Compare Quotes
HomeDriver's ResourcesChild Car Seat Regulations in Canada

Child car seat regulations in Canada vary by province and territory, but there are general guidelines and regulations set by Transport Canada. These national guidelines set out the different types of car seats and when they should be used:

  1. Rear-facing seats:
    • For babies and toddlers who weigh up to at least 10 kg (22 lb). Some newer models can carry children up to 20 kg (45 lb).
    • It’s recommended to keep children rear-facing as long as possible, based on the weight and height limits of the car seat.
  2. Forward-facing seats:
    • For children who are over 10 kg (22 lb) and up to at least 18 kg (40 lb). Again, some newer models have higher weight limits.
    • Always use a tether strap when installing a forward-facing seat.
  3. Booster seats:
    • For children who have outgrown their forward-facing seat, usually when they are less than 145 cm (4’9”) tall.
    • They raise the child up so that the car’s seat belt fits them correctly.
    • In many provinces and territories, children need to use a booster seat until they are at least 8 years old or meet the height/weight requirements.
  4. Seat Belts:
    • Typically for children who have outgrown their booster seat and are at least 145 cm (4’9”) tall or 8 years old.
    • Seat belts are designed for adults, so it’s important to ensure it fits the child correctly before forgoing a booster seat.

Transport Canada sets the standards for child car seats in the Motor Vehicle Restraint Systems and Booster Seats Safety Regulations. All car seats sold in Canada must meet these standards and carry a label to prove it.

It’s crucial to check the weight and height limits on your specific car seat and refer to the car seat manual and vehicle owner’s manual for proper installation and use.

As mentioned earlier, each province and territory may have its own specific regulations and penalties for non-compliance. Make sure to familiarize yourself with local regulations.

Regularly checking for updates on regulations from official sources such as provincial transportation departments or Transport Canada will ensure you’re always aware of the most current guidelines and rules.

Child Car Seat Regulations in Ontario

In Ontario, the use of child car seats and booster seats is regulated under the Highway Traffic Act. Here are the general requirements based on the age, weight, and height of the child:

  1. Rear-Facing Seats:
    • For infants weighing under 9 kg (20 lb).
    • It’s worth noting that many safety experts recommend keeping children rear-facing for as long as possible, based on the car seat’s weight and height limits, as it provides better support for the head and neck.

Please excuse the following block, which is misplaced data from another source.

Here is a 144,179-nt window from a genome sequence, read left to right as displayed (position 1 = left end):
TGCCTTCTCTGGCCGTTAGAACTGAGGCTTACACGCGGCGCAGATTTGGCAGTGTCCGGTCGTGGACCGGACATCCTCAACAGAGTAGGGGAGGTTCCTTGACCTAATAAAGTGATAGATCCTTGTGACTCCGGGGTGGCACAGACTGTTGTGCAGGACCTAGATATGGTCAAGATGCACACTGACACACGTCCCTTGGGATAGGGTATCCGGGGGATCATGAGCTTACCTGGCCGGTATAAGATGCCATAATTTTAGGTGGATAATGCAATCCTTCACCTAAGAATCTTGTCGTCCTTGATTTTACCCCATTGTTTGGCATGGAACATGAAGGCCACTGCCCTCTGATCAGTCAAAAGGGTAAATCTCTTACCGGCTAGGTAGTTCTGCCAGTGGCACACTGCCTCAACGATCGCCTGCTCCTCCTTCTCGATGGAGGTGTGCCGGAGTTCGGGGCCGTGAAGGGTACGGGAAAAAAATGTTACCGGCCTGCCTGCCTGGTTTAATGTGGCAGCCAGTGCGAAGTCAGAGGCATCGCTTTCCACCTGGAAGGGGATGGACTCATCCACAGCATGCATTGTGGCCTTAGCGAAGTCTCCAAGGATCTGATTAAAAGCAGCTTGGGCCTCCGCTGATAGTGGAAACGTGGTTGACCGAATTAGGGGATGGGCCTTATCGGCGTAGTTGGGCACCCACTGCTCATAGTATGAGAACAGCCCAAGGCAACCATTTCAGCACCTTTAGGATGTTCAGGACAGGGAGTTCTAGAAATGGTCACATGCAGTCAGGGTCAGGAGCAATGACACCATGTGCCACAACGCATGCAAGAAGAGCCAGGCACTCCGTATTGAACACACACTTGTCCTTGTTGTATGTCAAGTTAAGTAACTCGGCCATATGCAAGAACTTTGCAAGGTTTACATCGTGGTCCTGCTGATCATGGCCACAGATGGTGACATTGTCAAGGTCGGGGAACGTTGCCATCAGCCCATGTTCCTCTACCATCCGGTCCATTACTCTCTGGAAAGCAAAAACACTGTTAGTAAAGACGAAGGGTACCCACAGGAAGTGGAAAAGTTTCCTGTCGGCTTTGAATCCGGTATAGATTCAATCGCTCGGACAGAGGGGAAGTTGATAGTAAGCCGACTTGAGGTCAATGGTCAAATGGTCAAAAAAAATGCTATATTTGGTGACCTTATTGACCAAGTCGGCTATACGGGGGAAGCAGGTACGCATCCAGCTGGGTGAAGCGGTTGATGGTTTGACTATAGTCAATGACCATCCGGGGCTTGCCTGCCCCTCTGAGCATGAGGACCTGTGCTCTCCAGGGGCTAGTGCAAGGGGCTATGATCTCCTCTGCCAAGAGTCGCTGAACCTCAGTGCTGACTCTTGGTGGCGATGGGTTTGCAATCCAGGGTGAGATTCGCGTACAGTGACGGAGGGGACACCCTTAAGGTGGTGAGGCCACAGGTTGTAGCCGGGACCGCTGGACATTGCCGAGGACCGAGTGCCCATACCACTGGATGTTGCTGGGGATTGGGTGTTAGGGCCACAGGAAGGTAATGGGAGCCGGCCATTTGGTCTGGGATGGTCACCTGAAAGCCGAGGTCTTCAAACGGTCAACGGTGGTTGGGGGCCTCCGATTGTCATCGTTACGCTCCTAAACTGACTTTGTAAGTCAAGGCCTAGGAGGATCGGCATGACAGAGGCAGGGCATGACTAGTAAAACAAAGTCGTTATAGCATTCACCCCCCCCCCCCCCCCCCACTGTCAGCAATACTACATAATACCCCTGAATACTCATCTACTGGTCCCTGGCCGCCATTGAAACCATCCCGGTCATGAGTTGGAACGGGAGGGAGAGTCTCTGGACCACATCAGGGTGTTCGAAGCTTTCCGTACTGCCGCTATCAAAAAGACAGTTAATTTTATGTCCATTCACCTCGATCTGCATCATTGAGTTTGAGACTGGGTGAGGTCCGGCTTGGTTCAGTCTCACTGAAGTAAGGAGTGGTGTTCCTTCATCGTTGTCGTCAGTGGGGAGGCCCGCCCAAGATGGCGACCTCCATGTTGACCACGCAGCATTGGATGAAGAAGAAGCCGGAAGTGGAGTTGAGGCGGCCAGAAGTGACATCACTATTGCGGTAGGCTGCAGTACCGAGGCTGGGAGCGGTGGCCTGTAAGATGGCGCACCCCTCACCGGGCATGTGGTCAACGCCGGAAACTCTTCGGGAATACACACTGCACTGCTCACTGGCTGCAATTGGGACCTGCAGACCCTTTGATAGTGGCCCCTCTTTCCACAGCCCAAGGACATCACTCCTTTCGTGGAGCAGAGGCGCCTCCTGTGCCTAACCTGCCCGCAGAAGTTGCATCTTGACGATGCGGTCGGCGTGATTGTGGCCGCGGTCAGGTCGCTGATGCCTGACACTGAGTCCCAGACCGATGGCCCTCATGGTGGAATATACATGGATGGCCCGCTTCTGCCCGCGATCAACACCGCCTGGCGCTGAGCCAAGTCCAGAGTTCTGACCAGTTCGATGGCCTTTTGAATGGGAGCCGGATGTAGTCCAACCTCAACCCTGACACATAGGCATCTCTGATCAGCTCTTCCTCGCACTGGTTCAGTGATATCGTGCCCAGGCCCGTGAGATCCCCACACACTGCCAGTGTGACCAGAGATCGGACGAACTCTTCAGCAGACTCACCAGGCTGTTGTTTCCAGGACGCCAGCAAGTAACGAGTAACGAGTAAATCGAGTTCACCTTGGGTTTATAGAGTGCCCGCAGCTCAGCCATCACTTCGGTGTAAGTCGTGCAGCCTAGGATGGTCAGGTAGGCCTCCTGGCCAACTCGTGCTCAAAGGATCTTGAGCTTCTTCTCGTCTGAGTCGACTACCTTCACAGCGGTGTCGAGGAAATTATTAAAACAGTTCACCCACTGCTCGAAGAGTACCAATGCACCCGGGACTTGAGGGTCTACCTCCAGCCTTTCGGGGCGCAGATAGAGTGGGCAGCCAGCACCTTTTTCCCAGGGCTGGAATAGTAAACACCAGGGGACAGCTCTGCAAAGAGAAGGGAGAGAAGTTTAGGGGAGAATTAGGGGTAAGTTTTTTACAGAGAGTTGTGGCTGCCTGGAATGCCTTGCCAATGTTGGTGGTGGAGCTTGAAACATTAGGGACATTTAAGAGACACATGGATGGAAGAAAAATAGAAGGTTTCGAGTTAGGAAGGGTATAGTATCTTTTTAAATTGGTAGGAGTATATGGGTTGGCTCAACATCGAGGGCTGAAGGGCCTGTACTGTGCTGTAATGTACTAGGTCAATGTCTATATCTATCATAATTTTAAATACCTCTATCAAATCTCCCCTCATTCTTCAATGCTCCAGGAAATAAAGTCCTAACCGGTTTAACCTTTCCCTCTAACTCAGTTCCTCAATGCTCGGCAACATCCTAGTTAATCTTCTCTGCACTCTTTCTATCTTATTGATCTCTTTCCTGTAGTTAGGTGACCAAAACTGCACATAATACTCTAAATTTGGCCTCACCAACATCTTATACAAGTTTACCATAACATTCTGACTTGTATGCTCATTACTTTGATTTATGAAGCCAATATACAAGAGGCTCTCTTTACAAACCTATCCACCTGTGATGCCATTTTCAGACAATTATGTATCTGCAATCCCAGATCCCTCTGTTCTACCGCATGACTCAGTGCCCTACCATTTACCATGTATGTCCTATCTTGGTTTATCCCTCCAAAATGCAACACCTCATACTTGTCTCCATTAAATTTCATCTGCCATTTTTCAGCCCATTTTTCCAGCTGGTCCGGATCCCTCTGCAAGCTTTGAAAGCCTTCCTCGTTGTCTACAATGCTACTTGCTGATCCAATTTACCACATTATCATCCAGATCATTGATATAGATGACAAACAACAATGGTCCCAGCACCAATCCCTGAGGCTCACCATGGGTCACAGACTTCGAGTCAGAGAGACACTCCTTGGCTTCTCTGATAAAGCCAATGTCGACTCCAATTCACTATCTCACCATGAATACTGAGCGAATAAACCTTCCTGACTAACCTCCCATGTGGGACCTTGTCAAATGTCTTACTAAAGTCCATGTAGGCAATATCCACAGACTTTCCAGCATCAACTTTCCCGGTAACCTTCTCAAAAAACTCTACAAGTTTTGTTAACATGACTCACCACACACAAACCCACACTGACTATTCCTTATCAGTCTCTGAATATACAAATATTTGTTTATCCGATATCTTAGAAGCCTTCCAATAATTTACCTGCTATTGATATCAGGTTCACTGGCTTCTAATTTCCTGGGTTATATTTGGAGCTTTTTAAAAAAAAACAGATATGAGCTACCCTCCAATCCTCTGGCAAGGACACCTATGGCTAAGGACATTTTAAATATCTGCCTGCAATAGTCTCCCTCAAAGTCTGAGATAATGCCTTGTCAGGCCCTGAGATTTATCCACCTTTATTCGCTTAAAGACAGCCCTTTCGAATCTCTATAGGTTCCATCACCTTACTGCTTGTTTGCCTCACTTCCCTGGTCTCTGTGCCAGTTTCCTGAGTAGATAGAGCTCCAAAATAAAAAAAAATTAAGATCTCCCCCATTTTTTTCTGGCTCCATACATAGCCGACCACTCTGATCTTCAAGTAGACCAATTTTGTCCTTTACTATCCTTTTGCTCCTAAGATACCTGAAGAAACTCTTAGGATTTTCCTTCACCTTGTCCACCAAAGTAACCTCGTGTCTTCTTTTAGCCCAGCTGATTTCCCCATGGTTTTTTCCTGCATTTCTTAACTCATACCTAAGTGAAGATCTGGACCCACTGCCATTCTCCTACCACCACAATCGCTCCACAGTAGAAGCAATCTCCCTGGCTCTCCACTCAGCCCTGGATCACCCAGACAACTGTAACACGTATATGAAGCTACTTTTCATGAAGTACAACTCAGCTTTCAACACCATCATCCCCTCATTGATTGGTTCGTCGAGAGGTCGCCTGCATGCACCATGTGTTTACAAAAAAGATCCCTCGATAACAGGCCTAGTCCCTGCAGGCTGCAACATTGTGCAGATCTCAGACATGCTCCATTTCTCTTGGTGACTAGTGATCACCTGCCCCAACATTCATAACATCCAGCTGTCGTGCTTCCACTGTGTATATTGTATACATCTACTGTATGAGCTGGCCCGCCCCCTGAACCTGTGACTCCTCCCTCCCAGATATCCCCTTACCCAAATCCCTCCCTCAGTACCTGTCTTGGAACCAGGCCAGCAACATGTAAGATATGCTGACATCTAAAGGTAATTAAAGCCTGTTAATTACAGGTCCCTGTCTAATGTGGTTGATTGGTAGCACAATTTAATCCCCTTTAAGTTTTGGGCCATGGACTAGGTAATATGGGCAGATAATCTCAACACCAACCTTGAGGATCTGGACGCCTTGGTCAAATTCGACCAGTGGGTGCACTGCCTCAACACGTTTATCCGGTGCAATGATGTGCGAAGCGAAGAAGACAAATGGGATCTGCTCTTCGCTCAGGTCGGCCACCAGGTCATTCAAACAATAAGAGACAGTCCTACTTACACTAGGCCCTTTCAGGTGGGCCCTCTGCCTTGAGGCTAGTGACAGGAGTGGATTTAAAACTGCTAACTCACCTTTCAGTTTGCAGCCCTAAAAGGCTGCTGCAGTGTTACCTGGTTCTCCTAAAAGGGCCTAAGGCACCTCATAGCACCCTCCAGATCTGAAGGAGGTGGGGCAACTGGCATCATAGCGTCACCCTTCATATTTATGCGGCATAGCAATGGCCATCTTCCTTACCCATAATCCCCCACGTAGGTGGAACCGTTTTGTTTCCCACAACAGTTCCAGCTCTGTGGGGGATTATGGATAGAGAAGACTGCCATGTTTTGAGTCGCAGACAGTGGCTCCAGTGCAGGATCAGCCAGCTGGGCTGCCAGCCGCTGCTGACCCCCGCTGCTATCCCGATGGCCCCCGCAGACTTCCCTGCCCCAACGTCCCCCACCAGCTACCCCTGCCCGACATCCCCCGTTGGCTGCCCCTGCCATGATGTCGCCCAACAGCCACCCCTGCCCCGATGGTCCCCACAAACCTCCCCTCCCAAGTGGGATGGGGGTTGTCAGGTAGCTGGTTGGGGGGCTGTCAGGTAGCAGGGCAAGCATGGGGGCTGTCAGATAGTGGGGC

2. Forward-Facing Seats:
    • For toddlers weighing between 9 kg to 18 kg (20 to 40 lb).
    • These seats must be secured with a tether strap.
  3. Booster Seats:
    • For children weighing 18 kg to 36 kg (40 to 80 lb), standing less than 145 cm (4’9”) tall.
    • They are typically used until a child is at least 8 years old, but age is not the only factor. The weight and height of the child play a significant role.
  4. Seat Belts:
    • For children who are 8 years old or older or weigh 36 kg (80 lb) or more or stand 145 cm (4’9”) tall or taller.
    • Seat belts should be used on their own if they fit the child properly, meaning the lap belt crosses over the hips (not the stomach), and the shoulder belt crosses over the shoulder and chest.

Additional Points to Note:

  • Car seats and booster seats must be certified to Canada Motor Vehicle Safety Standards and must have the National Safety Mark label.
  • Always ensure the car seat is appropriate for your child’s height and weight.
  • It’s essential to install the seat according to the manufacturer’s instructions and the vehicle owner’s manual.
  • Seats expire and shouldn’t be used past their expiry date or if they were in a collision.

Fines and Penalties: Drivers can be fined for not ensuring that passengers under 16 years old are properly secured. The fines can vary depending on the offense, and demerit points may also be issued.

Child Car Seat Regulations in Alberta


In Alberta, child car seat regulations are governed under the Traffic Safety Act. The province mandates the appropriate use of child safety seats and booster seats based on the child’s age, weight, and height. Here are the general guidelines: